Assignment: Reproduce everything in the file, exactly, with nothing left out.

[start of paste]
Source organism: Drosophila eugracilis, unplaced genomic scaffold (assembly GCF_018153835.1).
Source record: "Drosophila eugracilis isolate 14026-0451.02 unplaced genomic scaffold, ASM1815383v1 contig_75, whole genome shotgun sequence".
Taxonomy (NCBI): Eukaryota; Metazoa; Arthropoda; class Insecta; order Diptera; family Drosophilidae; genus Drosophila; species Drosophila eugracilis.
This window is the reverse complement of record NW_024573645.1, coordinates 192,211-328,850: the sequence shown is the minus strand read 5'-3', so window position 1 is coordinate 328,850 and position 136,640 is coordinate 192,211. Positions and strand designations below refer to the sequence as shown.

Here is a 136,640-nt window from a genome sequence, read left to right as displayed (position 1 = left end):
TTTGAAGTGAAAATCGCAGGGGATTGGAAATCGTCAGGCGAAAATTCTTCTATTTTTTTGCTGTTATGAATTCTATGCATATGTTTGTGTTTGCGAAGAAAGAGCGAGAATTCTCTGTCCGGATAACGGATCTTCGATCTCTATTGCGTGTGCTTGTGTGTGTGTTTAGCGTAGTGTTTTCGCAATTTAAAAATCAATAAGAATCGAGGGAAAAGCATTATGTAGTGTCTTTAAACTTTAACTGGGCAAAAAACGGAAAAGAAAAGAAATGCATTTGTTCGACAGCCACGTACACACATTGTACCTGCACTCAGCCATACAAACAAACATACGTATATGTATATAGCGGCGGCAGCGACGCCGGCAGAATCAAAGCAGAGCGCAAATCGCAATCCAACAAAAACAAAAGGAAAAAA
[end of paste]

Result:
Source organism: Drosophila eugracilis, unplaced genomic scaffold (assembly GCF_018153835.1).
Source record: "Drosophila eugracilis isolate 14026-0451.02 unplaced genomic scaffold, ASM1815383v1 contig_75, whole genome shotgun sequence".
Taxonomy (NCBI): Eukaryota; Metazoa; Arthropoda; class Insecta; order Diptera; family Drosophilidae; genus Drosophila; species Drosophila eugracilis.
This window is the reverse complement of record NW_024573645.1, coordinates 192,211-328,850: the sequence shown is the minus strand read 5'-3', so window position 1 is coordinate 328,850 and position 136,640 is coordinate 192,211. Positions and strand designations below refer to the sequence as shown.

Here is a 136,640-nt window from a genome sequence, read left to right as displayed (position 1 = left end):
TTTGAAGTGAAAATCGCAGGGGATTGGAAATCGTCAGGCGAAAATTCTTCTATTTTTTTGCTGTTATGAATTCTATGCATATGTTTGTGTTTGCGAAGAAAGAGCGAGAATTCTCTGTCCGGATAACGGATCTTCGATCTCTATTGCGTGTGCTTGTGTGTGTGTTTAGCGTAGTGTTTTCGCAATTTAAAAATCAATAAGAATCGAGGGAAAAGCATTATGTAGTGTCTTTAAACTTTAACTGGGCAAAAAACGGAAAAGAAAAGAAATGCATTTGTTCGACAGCCACGTACACACATTGTACCTGCACTCAGCCATACAAACAAACATACGTATATGTATATAGCGGCGGCAGCGACGCCGGCAGAATCAAAGCAGAGCGCAAATCGCAATCCAACAAAAACAAAAGGAAAAAA